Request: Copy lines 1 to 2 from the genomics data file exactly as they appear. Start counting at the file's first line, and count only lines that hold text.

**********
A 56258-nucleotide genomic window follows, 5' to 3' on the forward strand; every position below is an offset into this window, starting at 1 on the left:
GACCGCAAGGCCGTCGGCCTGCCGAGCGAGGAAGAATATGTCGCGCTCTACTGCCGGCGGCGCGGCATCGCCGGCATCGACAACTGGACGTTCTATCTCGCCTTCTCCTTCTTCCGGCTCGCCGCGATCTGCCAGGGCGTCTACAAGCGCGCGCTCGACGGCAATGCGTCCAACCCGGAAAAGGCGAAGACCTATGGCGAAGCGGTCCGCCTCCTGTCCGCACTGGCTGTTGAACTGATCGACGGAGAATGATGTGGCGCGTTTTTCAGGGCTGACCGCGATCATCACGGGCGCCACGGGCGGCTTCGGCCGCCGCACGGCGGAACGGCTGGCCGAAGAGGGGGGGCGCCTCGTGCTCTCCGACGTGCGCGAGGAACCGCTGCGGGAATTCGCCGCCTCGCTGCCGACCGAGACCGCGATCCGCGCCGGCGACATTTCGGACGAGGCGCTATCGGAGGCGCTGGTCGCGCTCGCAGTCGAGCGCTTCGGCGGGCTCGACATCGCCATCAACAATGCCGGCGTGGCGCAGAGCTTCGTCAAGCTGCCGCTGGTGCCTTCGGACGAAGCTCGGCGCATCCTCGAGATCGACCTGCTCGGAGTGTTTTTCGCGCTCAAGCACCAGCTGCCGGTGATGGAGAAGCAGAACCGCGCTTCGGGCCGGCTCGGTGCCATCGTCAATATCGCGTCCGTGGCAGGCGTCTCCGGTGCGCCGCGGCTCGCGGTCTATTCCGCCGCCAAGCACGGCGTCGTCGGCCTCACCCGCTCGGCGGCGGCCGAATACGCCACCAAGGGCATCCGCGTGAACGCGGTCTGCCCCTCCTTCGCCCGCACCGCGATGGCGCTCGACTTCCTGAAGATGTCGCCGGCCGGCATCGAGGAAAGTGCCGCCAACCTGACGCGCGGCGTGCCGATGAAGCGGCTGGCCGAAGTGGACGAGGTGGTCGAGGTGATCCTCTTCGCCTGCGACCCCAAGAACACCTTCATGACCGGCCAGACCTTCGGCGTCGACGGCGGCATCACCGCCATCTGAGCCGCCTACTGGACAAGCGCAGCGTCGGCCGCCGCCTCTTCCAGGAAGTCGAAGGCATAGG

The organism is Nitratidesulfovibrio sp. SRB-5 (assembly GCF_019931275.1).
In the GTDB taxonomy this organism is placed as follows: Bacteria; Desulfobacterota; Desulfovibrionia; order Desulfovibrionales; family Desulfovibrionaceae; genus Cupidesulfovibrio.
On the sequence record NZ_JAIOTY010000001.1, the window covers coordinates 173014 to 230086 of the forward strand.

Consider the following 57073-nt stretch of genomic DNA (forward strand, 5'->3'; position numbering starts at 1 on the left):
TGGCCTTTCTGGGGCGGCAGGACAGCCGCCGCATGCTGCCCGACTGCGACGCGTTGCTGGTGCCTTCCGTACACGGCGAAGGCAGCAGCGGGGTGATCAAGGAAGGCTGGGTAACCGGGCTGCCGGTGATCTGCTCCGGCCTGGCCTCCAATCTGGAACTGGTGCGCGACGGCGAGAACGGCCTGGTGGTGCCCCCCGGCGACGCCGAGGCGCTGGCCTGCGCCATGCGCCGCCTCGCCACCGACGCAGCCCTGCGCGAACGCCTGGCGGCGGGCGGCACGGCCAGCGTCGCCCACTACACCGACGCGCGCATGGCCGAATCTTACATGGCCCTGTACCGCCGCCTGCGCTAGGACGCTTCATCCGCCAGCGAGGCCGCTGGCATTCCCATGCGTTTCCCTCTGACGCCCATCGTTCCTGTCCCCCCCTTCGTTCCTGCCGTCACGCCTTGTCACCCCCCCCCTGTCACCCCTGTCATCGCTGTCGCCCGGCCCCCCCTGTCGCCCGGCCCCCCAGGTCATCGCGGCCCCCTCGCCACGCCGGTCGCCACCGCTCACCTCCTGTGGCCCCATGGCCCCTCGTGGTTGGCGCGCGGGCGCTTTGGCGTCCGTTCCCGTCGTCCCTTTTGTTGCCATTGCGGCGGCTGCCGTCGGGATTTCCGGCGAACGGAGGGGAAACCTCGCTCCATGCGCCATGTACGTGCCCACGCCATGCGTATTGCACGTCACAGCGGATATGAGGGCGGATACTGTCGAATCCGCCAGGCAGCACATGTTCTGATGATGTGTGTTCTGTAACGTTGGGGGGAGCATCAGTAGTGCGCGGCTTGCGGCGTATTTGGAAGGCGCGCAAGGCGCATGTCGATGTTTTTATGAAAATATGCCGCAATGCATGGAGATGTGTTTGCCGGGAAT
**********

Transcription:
A 56258-nucleotide genomic window follows, 5' to 3' on the forward strand; every position below is an offset into this window, starting at 1 on the left:
GACCGCAAGGCCGTCGGCCTGCCGAGCGAGGAAGAATATGTCGCGCTCTACTGCCGGCGGCGCGGCATCGCCGGCATCGACAACTGGACGTTCTATCTCGCCTTCTCCTTCTTCCGGCTCGCCGCGATCTGCCAGGGCGTCTACAAGCGCGCGCTCGACGGCAATGCGTCCAACCCGGAAAAGGCGAAGACCTATGGCGAAGCGGTCCGCCTCCTGTCCGCACTGGCTGTTGAACTGATCGACGGAGAATGATGTGGCGCGTTTTTCAGGGCTGACCGCGATCATCACGGGCGCCACGGGCGGCTTCGGCCGCCGCACGGCGGAACGGCTGGCCGAAGAGGGGGGGCGCCTCGTGCTCTCCGACGTGCGCGAGGAACCGCTGCGGGAATTCGCCGCCTCGCTGCCGACCGAGACCGCGATCCGCGCCGGCGACATTTCGGACGAGGCGCTATCGGAGGCGCTGGTCGCGCTCGCAGTCGAGCGCTTCGGCGGGCTCGACATCGCCATCAACAATGCCGGCGTGGCGCAGAGCTTCGTCAAGCTGCCGCTGGTGCCTTCGGACGAAGCTCGGCGCATCCTCGAGATCGACCTGCTCGGAGTGTTTTTCGCGCTCAAGCACCAGCTGCCGGTGATGGAGAAGCAGAACCGCGCTTCGGGCCGGCTCGGTGCCATCGTCAATATCGCGTCCGTGGCAGGCGTCTCCGGTGCGCCGCGGCTCGCGGTCTATTCCGCCGCCAAGCACGGCGTCGTCGGCCTCACCCGCTCGGCGGCGGCCGAATACGCCACCAAGGGCATCCGCGTGAACGCGGTCTGCCCCTCCTTCGCCCGCACCGCGATGGCGCTCGACTTCCTGAAGATGTCGCCGGCCGGCATCGAGGAAAGTGCCGCCAACCTGACGCGCGGCGTGCCGATGAAGCGGCTGGCCGAAGTGGACGAGGTGGTCGAGGTGATCCTCTTCGCCTGCGACCCCAAGAACACCTTCATGACCGGCCAGACCTTCGGCGTCGACGGCGGCATCACCGCCATCTGAGCCGCCTACTGGACAAGCGCAGCGTCGGCCGCCGCCTCTTCCAGGAAGTCGAAGGCATAGG